But It doesn’t matter that Germany’s Strongest Man is a vegan. When it comes to identifying with meat-eating, there seems to be an association with masculinity that reaches across many cultures.  And likewise, when it comes to eating vegetables (or specifically avoiding meat) it’s considered feminine or gay. According to the gay European news website “Pink News” a German ad agency recently was “outed” and forced to apologize for a 2009 ad that surfaced, labeling tofu as “gay meat”. Not only is this homophobic and sexist (insinuating that both femininity and homosexuality are to be rejected as inferior) but it’s also using those popular isms in an attempt to insult those who eat tofu.

Deutscher Strongman Meister 2011 - Patrik Baboumian - Deutsche Strongman Meisterschaft - FlashreportAn den Kugeln konnte er nach 4 Punkten Rückstand im Kopf-an-Kopf an Daniel Wildt vorbeiziehen - Deutsche Strongman Meisterschaft - Flashreport

Scholz & Friends designed the ad, which shows a steak branded with the words ‘Tofu ist schwules fleisch’ for a restaurant chain, but it was never used in public, Der Spiegel reported.http://lgbtweekly.com/wp-content/uploads/2012/03/wpid-71_2194_2750.jpg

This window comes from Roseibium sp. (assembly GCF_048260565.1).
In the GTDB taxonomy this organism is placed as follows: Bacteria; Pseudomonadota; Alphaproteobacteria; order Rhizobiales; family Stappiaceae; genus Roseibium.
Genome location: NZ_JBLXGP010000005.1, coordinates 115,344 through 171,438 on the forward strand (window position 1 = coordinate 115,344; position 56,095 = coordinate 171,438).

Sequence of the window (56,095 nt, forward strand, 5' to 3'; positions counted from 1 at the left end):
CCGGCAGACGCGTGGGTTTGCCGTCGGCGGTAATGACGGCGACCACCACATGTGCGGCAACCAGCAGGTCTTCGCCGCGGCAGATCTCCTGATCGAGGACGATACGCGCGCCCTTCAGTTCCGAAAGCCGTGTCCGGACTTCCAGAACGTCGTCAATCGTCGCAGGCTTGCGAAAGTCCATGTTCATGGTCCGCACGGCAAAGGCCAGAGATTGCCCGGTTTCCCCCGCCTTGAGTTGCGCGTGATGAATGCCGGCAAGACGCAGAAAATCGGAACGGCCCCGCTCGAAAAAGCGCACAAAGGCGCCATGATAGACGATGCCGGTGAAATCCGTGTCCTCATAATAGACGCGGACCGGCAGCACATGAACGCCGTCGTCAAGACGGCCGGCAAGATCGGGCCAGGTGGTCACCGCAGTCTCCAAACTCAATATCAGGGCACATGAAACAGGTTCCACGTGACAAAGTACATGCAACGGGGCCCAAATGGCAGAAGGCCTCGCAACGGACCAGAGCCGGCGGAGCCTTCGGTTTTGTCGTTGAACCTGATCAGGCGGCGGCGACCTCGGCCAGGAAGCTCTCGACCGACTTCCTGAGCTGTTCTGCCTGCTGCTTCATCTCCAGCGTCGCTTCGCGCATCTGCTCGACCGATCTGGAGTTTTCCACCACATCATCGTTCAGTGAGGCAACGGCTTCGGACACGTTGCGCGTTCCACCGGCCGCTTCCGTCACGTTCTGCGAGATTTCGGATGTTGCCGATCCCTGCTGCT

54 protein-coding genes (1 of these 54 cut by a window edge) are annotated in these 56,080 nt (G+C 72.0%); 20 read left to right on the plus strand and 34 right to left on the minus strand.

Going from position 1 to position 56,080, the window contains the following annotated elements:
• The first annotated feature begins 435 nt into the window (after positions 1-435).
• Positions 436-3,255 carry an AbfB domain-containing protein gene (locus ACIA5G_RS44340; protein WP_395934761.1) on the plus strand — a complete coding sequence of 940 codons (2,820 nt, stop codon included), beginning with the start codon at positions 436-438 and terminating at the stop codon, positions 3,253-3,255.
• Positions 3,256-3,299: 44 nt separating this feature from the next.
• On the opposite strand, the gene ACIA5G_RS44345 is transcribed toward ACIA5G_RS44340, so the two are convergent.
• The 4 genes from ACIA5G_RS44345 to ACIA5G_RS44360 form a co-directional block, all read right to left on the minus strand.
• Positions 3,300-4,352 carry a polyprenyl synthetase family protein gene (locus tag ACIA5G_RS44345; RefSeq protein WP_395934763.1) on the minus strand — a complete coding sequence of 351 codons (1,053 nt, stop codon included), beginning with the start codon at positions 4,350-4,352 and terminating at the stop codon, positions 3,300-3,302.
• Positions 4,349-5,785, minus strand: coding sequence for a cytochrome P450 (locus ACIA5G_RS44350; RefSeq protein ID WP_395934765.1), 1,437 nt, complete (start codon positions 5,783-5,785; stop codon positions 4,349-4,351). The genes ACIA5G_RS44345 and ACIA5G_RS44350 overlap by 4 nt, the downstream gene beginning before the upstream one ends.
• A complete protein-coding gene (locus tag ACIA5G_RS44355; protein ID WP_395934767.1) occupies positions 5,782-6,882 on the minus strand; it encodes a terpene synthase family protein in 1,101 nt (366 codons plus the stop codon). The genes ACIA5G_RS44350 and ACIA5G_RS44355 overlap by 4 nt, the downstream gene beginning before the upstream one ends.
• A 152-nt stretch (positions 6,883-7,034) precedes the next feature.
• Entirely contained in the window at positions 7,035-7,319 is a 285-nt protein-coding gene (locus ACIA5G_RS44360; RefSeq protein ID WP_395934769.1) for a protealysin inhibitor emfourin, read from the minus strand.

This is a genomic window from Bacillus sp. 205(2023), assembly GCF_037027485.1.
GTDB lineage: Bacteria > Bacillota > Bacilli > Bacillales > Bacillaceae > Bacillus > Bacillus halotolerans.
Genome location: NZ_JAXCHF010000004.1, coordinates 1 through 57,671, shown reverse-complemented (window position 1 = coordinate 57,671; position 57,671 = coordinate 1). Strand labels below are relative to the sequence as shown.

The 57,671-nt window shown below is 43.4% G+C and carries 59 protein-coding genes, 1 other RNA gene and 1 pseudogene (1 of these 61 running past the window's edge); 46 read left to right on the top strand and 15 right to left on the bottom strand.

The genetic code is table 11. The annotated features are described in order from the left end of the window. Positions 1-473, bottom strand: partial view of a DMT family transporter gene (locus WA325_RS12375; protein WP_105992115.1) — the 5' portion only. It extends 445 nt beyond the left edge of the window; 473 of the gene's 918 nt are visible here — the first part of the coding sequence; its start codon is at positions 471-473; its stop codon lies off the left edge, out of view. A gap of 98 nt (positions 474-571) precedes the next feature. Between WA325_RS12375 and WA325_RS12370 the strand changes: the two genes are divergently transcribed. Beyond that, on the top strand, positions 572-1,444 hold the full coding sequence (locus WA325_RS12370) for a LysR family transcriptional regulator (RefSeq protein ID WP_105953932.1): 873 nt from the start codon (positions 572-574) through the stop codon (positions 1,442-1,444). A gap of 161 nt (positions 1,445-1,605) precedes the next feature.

A spokesman for Scholz & Friends told Der Spiegel that the firm apologised for the steak advert, which has been hosted on the Art Directors Club website after the campaign won a prize in the competition it was designed for.


This example is a much more obvious form of the themes I’ve addressed again and again on The Discerning Brute. Typically the homophobic sentiment surrounding vegetarianism and veganism is underhanded. This ad, however, went with bold clarity. They apologized to the gays they offended (but not to women or those who eat tofu).